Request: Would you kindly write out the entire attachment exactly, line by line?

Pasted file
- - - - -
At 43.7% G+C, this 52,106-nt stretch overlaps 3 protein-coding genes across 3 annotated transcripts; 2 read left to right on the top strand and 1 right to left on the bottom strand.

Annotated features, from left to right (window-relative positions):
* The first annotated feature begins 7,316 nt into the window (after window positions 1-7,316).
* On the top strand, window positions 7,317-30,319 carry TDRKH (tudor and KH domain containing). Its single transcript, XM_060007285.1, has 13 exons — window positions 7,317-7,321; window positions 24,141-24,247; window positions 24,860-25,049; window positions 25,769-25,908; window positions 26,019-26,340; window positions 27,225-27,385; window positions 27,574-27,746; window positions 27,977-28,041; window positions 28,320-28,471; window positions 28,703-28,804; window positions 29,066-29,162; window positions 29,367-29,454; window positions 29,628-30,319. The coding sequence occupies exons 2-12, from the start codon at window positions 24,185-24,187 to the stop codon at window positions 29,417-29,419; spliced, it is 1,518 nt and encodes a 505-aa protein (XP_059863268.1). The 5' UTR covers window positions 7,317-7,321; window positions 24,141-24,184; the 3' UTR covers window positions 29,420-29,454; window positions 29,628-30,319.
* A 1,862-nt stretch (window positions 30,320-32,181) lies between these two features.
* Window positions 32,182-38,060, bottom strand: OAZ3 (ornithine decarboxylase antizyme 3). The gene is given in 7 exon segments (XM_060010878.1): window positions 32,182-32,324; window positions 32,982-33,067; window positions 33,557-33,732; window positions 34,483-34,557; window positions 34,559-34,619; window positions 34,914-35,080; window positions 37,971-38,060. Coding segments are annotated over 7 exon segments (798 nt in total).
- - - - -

At 43.7% G+C, this 52,106-nt stretch overlaps 3 protein-coding genes across 3 annotated transcripts; 2 read left to right on the top strand and 1 right to left on the bottom strand.

Annotated features, from left to right (window-relative positions):
* The first annotated feature begins 7,316 nt into the window (after window positions 1-7,316).
* On the top strand, window positions 7,317-30,319 carry TDRKH (tudor and KH domain containing). Its single transcript, XM_060007285.1, has 13 exons — window positions 7,317-7,321; window positions 24,141-24,247; window positions 24,860-25,049; window positions 25,769-25,908; window positions 26,019-26,340; window positions 27,225-27,385; window positions 27,574-27,746; window positions 27,977-28,041; window positions 28,320-28,471; window positions 28,703-28,804; window positions 29,066-29,162; window positions 29,367-29,454; window positions 29,628-30,319. The coding sequence occupies exons 2-12, from the start codon at window positions 24,185-24,187 to the stop codon at window positions 29,417-29,419; spliced, it is 1,518 nt and encodes a 505-aa protein (XP_059863268.1). The 5' UTR covers window positions 7,317-7,321; window positions 24,141-24,184; the 3' UTR covers window positions 29,420-29,454; window positions 29,628-30,319.
* A 1,862-nt stretch (window positions 30,320-32,181) lies between these two features.
* Window positions 32,182-38,060, bottom strand: OAZ3 (ornithine decarboxylase antizyme 3). The gene is given in 7 exon segments (XM_060010878.1): window positions 32,182-32,324; window positions 32,982-33,067; window positions 33,557-33,732; window positions 34,483-34,557; window positions 34,559-34,619; window positions 34,914-35,080; window positions 37,971-38,060. Coding segments are annotated over 7 exon segments (798 nt in total).